A small trial in the US which set out to investigate the safety and efficacy of stem cell therapy for patients with multiple sclerosis (MS) has yielded promising results three years into the study. After wiping out the patients’ immune systems and then repopulating them with stem cells, the majority of participants sustained remission of active MS and had improvements in neurological function. However, at this stage it is still unclear whether the treatment can induce long-term suppression of the disease. The results of this phase 2 study can be found in JAMA Neurology.
Multiple sclerosis is one of the most common diseases of the central nervous system, affecting some 2.3 million people worldwide. It’s an inflammatory disease in which the body’s immune system attacks the protective covering of nerves, called myelin. This means that communication between cells of the nervous system is slowed, disrupting the flow of information to and from the brain. The symptoms vary widely, but patients commonly experience muscle weakness, pain, decreased coordination and blurred vision.
The majority of sufferers are diagnosed with a type of MS called relapsing-remitting multiple sclerosis (RRMS), which is the most common form. Patients with RRMS often have attacks when symptoms flare up, which are referred to relapses. This will then be followed by a period of recovery, or remission, during which few or no symptoms are experienced.
There are some drugs available to help reduce disease activity by dampening the body’s immune response, and others can help manage symptoms. However, they can’t stop the long-term progression of disease, and after around 10 to 20 years, many patients will develop a more serious disease called secondary progressive MS. Furthermore, many patients that receive disease-modifying therapies experience breakthrough disease, which is characterized as an unacceptable degree of disease progression.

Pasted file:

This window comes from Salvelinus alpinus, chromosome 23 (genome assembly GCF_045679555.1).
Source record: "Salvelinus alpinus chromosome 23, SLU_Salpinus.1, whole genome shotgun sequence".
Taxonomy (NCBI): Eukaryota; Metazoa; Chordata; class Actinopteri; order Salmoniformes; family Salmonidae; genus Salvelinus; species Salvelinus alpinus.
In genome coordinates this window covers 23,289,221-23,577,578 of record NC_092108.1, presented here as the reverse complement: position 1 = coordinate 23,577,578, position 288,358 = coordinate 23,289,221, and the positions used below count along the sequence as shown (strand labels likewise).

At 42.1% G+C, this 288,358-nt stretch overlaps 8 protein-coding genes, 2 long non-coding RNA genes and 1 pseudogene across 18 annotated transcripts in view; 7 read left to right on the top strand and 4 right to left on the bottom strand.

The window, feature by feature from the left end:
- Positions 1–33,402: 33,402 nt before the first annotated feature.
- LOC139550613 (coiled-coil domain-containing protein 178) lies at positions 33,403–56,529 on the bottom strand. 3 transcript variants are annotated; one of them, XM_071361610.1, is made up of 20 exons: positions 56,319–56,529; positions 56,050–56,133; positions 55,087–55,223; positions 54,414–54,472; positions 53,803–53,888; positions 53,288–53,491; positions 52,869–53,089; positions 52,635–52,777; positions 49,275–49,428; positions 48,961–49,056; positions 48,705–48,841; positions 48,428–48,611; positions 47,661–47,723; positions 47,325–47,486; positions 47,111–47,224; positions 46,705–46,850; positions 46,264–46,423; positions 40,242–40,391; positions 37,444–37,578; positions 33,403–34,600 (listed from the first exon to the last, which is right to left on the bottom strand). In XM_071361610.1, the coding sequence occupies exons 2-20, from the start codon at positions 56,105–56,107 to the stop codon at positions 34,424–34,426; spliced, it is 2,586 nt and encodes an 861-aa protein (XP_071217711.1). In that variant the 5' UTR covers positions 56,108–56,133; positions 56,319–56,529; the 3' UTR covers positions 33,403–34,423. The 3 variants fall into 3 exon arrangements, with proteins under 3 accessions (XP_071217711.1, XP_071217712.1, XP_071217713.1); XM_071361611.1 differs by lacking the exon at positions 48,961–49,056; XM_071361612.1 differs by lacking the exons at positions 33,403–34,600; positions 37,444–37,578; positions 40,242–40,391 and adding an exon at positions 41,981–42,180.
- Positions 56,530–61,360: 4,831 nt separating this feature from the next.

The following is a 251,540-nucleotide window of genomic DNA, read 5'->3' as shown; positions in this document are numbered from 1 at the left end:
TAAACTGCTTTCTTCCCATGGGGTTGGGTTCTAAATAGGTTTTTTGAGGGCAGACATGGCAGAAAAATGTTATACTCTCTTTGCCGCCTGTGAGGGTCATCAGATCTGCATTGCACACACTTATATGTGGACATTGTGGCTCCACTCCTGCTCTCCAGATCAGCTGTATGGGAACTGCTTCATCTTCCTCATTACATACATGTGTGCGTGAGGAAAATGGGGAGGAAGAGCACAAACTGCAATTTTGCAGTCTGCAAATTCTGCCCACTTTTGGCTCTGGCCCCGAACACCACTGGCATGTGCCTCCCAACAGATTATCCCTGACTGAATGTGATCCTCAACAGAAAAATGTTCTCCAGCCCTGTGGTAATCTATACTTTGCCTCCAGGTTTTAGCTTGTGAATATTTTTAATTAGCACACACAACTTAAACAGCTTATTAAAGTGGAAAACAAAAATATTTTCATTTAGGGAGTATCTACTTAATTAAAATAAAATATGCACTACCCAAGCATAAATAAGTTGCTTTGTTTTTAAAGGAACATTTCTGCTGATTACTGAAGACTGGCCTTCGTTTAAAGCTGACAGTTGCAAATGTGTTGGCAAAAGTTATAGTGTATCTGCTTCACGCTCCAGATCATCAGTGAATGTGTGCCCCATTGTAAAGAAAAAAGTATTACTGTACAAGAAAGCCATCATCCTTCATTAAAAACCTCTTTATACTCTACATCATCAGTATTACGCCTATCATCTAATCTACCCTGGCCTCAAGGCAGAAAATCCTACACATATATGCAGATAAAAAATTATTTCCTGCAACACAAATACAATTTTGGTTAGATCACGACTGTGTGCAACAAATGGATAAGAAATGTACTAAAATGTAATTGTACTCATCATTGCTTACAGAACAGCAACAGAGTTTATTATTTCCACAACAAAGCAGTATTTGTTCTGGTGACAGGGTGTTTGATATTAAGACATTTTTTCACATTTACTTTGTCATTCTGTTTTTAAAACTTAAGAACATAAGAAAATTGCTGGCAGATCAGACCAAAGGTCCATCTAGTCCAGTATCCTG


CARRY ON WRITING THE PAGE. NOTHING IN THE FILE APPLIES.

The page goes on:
One type of therapy that researchers have been examining for more than 20 years is autologous hematopoietic cell transplant (HCT), which attempts to reset the immune system by first removing disease-causing immune cells with immunosuppressive therapy, and then replacing them with the patients’ own blood forming stem cells. However, trials on patients with advanced disabilities did not produce positive results.
To find out whether it could be effective if used at earlier stages of MS, researchers enrolled 25 patients with RRMS who experienced relapses while receiving therapies previously. Patients will be evaluated for 5 years, but the results from the 3-year interim analysis are now in.
Almost 80% of participants survived without experiencing any increase in disability or relapse of clinical symptoms, meaning that most remained in remission. Furthermore, this was achieved without giving the patients any MS drugs after the transplant. Some patients experienced adverse effects as expected with immunosuppressive therapy, although these were reversible. According to the researchers, this could suggest that this form of therapy may be beneficial for patients with MS who have not responded to conventional immunotherapy. The trial will continue as planned, which, in conjunction with similar studies, will hopefully serve as a guide for the design of larger trials, which will further evaluate the appropriateness of this particular therapy.